There are several ways to obtain water from natural sources on a hike: rivers, streams, lakes, tarns (high-mountain ponds) and even creeks and waterfalls.
The problem with all of them is the probability the water is a carrier of Giardia (see article on Hydration, A4), so the water must be purified before drinking. To purify the water, there are several kinds of pills that can be dissolved to make the water usable after a period of time, typically a half hour. After this wait time, there is still residual taste, color and maybe even odor issues that while not harmful, can be quite off-putting.
I prefer to use a pump-style water filter, in particularly the Katadyn Hiker Pro. Its advantages are that it really filters the water which removes both harmful and off-putting elements, and the clean water is available with no wait time. It also comes with an output hose that makes it easy to fill water bladders and other receptacles. The whole kit, including input and output hoses weighs only 11 ounces.
The Katadyn Hiker Pro filter physically removes particles, protozoa, and bacteria down to 0.2 microns in size, including giardia, salmonella, cryptosporidia and others. The filter component can even handle silt and muddy water and uses an activated carbon core to absorb chemicals and pesticides to improve the taste of the water.
Using the Katadyn
It takes about two minutes to filter a liter and the filter performs even after heavy use in silty water. Operation is simple. Just make sure to keep the output hose from touching the water source or the input hose since that could contaminate the output drinking water. Drop the input hose the one with the pre-filter on the end into the water source and put the output hose into whatever needs filling. Then just pump in and out with the handle.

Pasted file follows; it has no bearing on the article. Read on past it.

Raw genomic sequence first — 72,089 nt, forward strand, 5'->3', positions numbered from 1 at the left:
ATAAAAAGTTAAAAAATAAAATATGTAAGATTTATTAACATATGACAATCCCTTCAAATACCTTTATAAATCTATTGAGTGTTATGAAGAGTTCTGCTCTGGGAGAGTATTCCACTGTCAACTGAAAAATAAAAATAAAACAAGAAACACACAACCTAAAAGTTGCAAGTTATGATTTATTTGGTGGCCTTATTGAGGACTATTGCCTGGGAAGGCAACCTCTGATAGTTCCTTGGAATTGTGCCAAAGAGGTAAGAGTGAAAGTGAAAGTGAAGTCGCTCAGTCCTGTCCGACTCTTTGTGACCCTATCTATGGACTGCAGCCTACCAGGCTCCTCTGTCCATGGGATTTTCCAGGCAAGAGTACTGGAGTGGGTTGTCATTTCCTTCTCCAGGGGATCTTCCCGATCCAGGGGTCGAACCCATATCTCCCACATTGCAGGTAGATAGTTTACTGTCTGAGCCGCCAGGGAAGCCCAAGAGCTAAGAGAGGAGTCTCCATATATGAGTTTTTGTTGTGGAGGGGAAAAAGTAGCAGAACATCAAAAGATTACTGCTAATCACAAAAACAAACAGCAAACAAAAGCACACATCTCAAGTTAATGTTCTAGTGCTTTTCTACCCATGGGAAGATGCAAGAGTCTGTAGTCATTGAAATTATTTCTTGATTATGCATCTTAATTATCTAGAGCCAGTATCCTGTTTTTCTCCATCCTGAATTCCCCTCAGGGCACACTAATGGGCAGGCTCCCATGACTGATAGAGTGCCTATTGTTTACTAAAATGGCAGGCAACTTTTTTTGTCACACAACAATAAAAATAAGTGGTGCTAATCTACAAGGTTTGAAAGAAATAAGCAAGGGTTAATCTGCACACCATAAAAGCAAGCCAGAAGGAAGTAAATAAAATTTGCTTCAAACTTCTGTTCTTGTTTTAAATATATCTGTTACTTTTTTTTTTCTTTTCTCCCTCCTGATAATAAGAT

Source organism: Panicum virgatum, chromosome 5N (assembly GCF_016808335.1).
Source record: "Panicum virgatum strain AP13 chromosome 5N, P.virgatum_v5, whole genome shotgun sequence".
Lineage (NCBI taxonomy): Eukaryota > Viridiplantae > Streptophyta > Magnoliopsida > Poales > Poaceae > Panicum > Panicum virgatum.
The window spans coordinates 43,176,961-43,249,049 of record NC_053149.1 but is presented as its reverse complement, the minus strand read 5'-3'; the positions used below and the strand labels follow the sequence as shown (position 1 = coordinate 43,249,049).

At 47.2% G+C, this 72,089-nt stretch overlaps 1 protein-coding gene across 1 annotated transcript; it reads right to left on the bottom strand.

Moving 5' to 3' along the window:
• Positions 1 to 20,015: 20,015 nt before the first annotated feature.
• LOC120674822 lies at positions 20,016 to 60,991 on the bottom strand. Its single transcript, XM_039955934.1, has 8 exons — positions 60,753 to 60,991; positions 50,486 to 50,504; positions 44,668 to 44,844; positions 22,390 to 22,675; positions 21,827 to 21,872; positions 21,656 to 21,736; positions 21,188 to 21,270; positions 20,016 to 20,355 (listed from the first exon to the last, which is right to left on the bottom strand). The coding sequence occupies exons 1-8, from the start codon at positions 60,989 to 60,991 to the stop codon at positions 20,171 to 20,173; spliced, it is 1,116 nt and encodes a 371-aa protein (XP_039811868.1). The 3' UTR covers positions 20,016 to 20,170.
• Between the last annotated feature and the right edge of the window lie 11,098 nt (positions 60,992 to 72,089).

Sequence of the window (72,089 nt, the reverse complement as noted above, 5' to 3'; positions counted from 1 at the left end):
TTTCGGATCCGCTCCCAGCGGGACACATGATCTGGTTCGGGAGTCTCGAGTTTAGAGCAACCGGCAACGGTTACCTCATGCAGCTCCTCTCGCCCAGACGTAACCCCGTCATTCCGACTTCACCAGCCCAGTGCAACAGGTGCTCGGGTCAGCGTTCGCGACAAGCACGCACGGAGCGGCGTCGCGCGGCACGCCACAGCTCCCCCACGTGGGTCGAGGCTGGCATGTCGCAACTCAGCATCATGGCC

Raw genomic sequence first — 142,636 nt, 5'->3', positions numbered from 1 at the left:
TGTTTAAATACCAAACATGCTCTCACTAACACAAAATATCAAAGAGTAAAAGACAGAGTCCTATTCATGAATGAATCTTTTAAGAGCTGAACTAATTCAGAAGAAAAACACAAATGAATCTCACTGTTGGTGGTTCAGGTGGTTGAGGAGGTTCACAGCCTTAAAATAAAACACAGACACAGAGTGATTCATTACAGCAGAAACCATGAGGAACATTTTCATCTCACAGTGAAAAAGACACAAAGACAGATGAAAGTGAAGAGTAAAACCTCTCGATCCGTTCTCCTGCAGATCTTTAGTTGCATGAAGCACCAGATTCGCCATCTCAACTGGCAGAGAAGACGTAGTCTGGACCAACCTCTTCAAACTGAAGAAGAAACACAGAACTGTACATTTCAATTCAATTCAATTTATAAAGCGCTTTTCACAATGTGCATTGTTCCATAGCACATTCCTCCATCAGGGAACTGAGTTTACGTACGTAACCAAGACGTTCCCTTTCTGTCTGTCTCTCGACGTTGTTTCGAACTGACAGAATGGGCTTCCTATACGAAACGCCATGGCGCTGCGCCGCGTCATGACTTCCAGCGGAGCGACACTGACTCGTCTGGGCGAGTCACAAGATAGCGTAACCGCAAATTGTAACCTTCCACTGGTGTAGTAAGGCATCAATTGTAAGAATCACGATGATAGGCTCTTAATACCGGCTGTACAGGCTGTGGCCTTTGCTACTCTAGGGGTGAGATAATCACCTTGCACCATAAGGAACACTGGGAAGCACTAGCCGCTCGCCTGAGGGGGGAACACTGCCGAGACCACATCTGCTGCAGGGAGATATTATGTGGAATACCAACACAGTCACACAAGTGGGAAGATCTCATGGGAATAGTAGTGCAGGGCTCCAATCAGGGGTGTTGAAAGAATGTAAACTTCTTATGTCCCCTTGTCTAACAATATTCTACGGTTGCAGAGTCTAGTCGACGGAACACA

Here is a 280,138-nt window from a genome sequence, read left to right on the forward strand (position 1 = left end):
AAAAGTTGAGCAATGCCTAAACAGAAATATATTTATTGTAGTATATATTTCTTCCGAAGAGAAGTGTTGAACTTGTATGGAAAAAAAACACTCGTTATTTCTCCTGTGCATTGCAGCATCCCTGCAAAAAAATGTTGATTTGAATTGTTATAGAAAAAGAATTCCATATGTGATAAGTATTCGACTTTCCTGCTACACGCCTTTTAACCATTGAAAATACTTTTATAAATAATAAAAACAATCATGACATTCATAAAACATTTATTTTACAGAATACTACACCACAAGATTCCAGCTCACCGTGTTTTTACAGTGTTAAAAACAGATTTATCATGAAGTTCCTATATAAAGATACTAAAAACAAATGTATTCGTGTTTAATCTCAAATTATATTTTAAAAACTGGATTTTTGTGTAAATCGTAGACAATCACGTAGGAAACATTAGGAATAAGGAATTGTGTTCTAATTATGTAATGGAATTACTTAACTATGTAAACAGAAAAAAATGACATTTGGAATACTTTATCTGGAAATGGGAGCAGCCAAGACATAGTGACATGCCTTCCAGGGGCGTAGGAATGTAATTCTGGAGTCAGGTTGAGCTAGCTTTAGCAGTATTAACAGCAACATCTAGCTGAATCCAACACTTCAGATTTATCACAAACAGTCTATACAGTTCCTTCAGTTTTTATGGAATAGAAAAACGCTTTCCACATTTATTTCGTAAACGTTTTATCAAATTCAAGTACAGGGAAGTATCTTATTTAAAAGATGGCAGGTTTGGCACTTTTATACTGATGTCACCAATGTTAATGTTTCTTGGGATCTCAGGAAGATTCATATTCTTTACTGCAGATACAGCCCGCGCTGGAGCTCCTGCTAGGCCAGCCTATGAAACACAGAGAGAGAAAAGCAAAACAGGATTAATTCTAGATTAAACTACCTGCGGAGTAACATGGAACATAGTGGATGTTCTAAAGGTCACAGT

Maintaining the Katadyn In-between Hikes
When you get home, I highly recommend cleaning the filter, it’s not hard at all. This is a summary to encourage you to do it – the full instructions come with the kit.
Remove the pleated glass fiber filter element and look to see if it looks dirty or if the filter refuses to pump. If so then the filter needs to be replaced. Otherwise remove the pump’s handle and clean the filter’s main housing using water. Take a look to make sure there is no grit in the check valve; if there is clear it so the filter will work properly.
Wash everything by rinsing with water and then reassemble it. Then pump 2 tablespoons of bleach diluted in water, through the filter and hoses. Remove the filter and let air dry. This will extend the filter’s life and help prevent mold.
On longer hikes when you are apt to need more water, also use filtered water for your dog. Remember, your dog can get giardia too!